The car has seen very little use, so what corrosion there is, is minimal. This spot on the driver’s side chassis leg is probably the worst of it under the bonnet. I applied some Bilt Hamber Deox rust inhibitor gel, which did work to some degree, but to be certain, I’d like to get a wire wheel on it.

Random photos I took here and there. For reference more than anything, but also to show the lack of rust!

Could have gone the route of a lot of others (including Kristian Wong “@studytuned” and his EK pictured below) by getting rid of the core support in the centre and fitting a full-size radiator. I opted to leave as much of the original metal intact, just because it’s solid and not exactly dangling by a rusty seam.

Image courtesy of koyoradracing.com

Moving into the cabin of the vehicle, I made do with the parts I’d already collected and were ready to install. Being the first drill bit I was putting to the car, I made sure to measure twice and all that.

The EK exhaust tunnel is a inch or so too narrow for you to simply bolt down a shifter assembly, due to the width of the bolt holes. This means buying a shifter adaptor plate, from one of the K-swap parts outlets; I went for a used K-Tuned item. I also obtained a used Integra DC5-R shifter box, because they’re cheap and from what I remember when driving a DC5-R, they allow for precise and slick shifts.

One thing to note, try mount the shifter as far rearward as possible. I chose to retain my centre console surrounding the handbrake, which meant grinding away some metal off that bracket you see held down with two bolts.

It should be obvious, that plastic trim surrounding your gear shifter will need trimming to clear the DC5-R / CRV shifter assembly. I even lopped some of the shifter assembly’s plastic casing in order for the trim to go back on.

Initial fitting – the shift lever was a hair’s width from the dash-centre console. This nearly made me scrap the idea, but luckily, Circuit Hero in the USofA make a couple bits that reduce the shift throw distance. A two-piece kit that basically alters the lever ratio for both the mechanisms for shifting up/down and left/right.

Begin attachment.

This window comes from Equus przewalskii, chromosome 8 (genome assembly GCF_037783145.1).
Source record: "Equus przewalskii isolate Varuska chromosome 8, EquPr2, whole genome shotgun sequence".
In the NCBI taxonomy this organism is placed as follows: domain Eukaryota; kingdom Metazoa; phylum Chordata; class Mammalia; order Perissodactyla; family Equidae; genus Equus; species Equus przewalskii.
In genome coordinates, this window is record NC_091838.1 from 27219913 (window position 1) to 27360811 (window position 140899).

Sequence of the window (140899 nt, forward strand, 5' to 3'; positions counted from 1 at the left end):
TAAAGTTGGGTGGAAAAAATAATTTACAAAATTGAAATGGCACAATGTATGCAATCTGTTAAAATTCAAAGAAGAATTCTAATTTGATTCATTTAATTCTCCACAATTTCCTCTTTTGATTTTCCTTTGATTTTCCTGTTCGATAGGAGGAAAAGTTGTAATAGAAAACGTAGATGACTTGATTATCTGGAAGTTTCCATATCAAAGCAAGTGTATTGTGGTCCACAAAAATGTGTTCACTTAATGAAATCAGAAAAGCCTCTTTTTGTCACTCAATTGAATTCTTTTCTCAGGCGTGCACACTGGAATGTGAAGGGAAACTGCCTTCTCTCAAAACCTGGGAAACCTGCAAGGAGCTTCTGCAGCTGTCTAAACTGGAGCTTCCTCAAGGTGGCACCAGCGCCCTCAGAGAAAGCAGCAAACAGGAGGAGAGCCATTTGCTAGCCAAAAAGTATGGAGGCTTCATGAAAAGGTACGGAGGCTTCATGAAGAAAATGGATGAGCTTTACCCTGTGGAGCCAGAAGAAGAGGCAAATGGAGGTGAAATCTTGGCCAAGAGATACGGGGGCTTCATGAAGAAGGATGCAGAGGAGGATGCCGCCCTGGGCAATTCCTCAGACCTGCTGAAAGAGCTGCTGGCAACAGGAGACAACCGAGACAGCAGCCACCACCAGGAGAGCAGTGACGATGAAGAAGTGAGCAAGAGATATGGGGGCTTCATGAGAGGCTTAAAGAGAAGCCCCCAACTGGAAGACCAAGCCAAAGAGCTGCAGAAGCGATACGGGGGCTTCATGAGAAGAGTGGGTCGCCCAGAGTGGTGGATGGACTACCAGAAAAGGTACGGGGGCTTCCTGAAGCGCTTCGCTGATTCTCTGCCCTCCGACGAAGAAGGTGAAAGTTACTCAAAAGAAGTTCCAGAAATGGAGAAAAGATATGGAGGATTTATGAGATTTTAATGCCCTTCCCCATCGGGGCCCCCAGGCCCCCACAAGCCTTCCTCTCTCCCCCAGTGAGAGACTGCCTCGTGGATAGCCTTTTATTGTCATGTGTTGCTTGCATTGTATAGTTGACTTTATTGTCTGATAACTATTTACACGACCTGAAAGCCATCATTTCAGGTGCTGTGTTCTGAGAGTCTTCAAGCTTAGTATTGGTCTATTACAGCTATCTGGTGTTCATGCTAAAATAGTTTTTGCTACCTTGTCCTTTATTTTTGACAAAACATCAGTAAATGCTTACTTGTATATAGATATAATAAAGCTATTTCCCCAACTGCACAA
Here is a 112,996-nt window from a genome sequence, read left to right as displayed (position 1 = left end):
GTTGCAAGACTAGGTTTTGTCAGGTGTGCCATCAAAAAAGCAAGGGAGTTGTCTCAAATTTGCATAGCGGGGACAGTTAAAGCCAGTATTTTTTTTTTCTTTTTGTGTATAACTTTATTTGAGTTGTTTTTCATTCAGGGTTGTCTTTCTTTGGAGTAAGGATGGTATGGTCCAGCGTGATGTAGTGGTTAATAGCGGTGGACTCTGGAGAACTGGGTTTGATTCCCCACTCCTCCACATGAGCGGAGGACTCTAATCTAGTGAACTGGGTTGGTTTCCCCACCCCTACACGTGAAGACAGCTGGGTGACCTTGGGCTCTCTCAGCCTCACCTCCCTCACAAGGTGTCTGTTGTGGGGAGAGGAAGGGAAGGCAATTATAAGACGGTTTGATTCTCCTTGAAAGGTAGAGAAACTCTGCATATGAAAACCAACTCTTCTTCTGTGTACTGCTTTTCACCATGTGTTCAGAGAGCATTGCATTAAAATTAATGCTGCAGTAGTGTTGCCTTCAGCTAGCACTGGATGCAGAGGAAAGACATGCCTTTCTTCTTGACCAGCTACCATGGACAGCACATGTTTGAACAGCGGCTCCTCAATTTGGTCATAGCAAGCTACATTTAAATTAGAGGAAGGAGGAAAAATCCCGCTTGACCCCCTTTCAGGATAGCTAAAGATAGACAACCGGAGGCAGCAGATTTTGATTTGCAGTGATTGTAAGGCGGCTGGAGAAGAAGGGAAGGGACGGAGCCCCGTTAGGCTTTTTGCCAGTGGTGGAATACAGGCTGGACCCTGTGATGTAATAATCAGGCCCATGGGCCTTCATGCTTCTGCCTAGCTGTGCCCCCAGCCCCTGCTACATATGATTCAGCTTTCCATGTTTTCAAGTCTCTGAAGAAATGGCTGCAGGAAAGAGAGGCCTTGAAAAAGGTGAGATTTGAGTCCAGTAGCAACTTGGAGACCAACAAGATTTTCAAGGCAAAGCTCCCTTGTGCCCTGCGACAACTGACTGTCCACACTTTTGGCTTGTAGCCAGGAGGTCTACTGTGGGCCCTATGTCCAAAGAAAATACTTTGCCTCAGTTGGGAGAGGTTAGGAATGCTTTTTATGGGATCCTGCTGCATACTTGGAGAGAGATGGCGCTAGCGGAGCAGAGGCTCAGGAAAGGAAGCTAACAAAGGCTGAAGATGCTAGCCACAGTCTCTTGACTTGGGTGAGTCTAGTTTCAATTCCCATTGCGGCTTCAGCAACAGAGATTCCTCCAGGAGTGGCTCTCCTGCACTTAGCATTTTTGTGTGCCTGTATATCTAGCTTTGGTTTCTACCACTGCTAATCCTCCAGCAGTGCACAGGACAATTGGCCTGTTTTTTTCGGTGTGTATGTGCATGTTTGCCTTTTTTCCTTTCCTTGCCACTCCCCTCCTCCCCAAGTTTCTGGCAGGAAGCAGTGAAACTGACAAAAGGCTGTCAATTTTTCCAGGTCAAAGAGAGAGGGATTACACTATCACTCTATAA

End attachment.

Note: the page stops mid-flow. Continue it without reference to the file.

10/10 would not recommend that Fuel Line Kit Hybrid Racing sell. The push-on fitting for the braided (sheathing) rubber hose slid off when I tried it over the hardline pipe. I tried to get it back over onto rubber hose, but the damn sheathing frayed. I chucked it, and ordered some plain, fuel-rated rubber hose off eBay instead.

By the way no slander is intended, these are simply my raw, uncut experiences, so that you are aware of the quality some of these aftermarket parts. More moaning to come, haha!

I’ll end it on that note for now. Here’s the car front bumper-less. In a bit…

CiviK | Vol. IV

Getting the K20 lump situated into an EK/EJ Civic can be done a multitude of ways. Over the years, tuners and hobbyists alike have developed methods for FWD, RWD, or 4WD configurations. So however you like your K-Swap, highly likely someone has ‘been there, done that’.

As for me, the original FF configuration made most sense, practically. Off-the-shelf components and kits produced by Hasport, Hybrid Racing, K-Tuned, Innovative Mounts etc, are tried and tested, so yeah I went the “easy” route.

As you may or may not know, EK subframes force you to mount K-series engines toward the front of the car, which is troublesome for bonnet and radiator clearance. Luckily, Honda parts are interchangable, meaning that using an EG Civic (5th gen) or DC Integra (3rd gen) front subframe with the two-piece lower suspension arms and forks allows for rearward engine mounting, with still plenty of room for the exhaust manifold and other ancillaries that are mounted on/adjacent to the firewall.

To be honest, I’ll admit I went over the top taking photos of the subframe and steering rack. I’ll post them anyway, might help you, might not, whatever.

By the way, those last couple images up there, that’s the bracket that retains the passenger-side of the steering rack. A rubber bushing is supposed to have come with it, but I had to go back to the seller and retrieve that.

Power steering was a must, so I chose to go with the DC2 Integra Type R rack. According to forumbois, DC2R steering ratio is quicker than the EK9’s rack. It’s also a lot more common of a part to find in the UK. To identify a DC2 Type R steering rack – or any DC2R-specific part – look for part number label or casting marks that read ‘ST7’.

Aaaaand off the bits went to be shotblasted and then powdercoated in satin black for that OEM-fresh quality. Plot twist: the powdercoaters chose to go full gloss and fucked what I said. Main thing is, the parts weren’t leaving crumbs of rust everytime I handle them.

Again, no pics were taken of anything once I got them back. Maybe I was too pissed off with the powdercoaters cocking up, that I didn’t bother. Don’t worry, you’ll catch a glimpse of them fitted to the car soon enough.

In other news, here’s something that I DID want in gloss black.

The brother eventually got around to painting my vintage Snap-On top chest. It wasn’t in bad condition for its age, but I got it for a good price so I thought I may aswell give it a refresh. It’s that old, when cleaning/prepping prior to paint, I found a letter from British Gas dated during the 1940s/50s, typewritten and the lot!

Seen as though I had no car to put the engine and gearbox into for 3 months, Me and Hamza got to work on engine removal.

To be continued…